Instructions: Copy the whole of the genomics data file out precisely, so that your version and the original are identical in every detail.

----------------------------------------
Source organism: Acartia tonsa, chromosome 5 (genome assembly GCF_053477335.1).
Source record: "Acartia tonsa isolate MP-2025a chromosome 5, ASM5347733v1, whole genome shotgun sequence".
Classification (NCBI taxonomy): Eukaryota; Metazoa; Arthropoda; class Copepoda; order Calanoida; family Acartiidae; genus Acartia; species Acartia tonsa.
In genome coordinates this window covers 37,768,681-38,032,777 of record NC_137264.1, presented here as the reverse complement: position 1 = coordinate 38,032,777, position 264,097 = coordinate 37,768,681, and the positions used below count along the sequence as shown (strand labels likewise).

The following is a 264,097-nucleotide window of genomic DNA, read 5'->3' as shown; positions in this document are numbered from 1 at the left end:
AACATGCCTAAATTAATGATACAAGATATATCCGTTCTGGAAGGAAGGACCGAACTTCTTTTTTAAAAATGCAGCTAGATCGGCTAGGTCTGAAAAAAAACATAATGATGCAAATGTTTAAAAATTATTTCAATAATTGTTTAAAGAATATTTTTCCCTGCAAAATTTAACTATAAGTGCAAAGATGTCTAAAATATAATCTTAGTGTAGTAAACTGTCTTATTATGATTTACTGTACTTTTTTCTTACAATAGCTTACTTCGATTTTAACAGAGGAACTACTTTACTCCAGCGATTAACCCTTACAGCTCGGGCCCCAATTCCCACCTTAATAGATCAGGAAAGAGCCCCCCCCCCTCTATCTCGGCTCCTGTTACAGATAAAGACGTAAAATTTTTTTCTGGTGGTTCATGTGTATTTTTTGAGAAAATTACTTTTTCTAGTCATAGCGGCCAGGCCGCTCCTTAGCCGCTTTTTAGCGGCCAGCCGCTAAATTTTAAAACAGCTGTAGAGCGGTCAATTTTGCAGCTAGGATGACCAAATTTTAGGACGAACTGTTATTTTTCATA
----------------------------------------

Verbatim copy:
Source organism: Acartia tonsa, chromosome 5 (genome assembly GCF_053477335.1).
Source record: "Acartia tonsa isolate MP-2025a chromosome 5, ASM5347733v1, whole genome shotgun sequence".
Classification (NCBI taxonomy): Eukaryota; Metazoa; Arthropoda; class Copepoda; order Calanoida; family Acartiidae; genus Acartia; species Acartia tonsa.
In genome coordinates this window covers 37,768,681-38,032,777 of record NC_137264.1, presented here as the reverse complement: position 1 = coordinate 38,032,777, position 264,097 = coordinate 37,768,681, and the positions used below count along the sequence as shown (strand labels likewise).

The following is a 264,097-nucleotide window of genomic DNA, read 5'->3' as shown; positions in this document are numbered from 1 at the left end:
AACATGCCTAAATTAATGATACAAGATATATCCGTTCTGGAAGGAAGGACCGAACTTCTTTTTTAAAAATGCAGCTAGATCGGCTAGGTCTGAAAAAAAACATAATGATGCAAATGTTTAAAAATTATTTCAATAATTGTTTAAAGAATATTTTTCCCTGCAAAATTTAACTATAAGTGCAAAGATGTCTAAAATATAATCTTAGTGTAGTAAACTGTCTTATTATGATTTACTGTACTTTTTTCTTACAATAGCTTACTTCGATTTTAACAGAGGAACTACTTTACTCCAGCGATTAACCCTTACAGCTCGGGCCCCAATTCCCACCTTAATAGATCAGGAAAGAGCCCCCCCCCCTCTATCTCGGCTCCTGTTACAGATAAAGACGTAAAATTTTTTTCTGGTGGTTCATGTGTATTTTTTGAGAAAATTACTTTTTCTAGTCATAGCGGCCAGGCCGCTCCTTAGCCGCTTTTTAGCGGCCAGCCGCTAAATTTTAAAACAGCTGTAGAGCGGTCAATTTTGCAGCTAGGATGACCAAATTTTAGGACGAACTGTTATTTTTCATA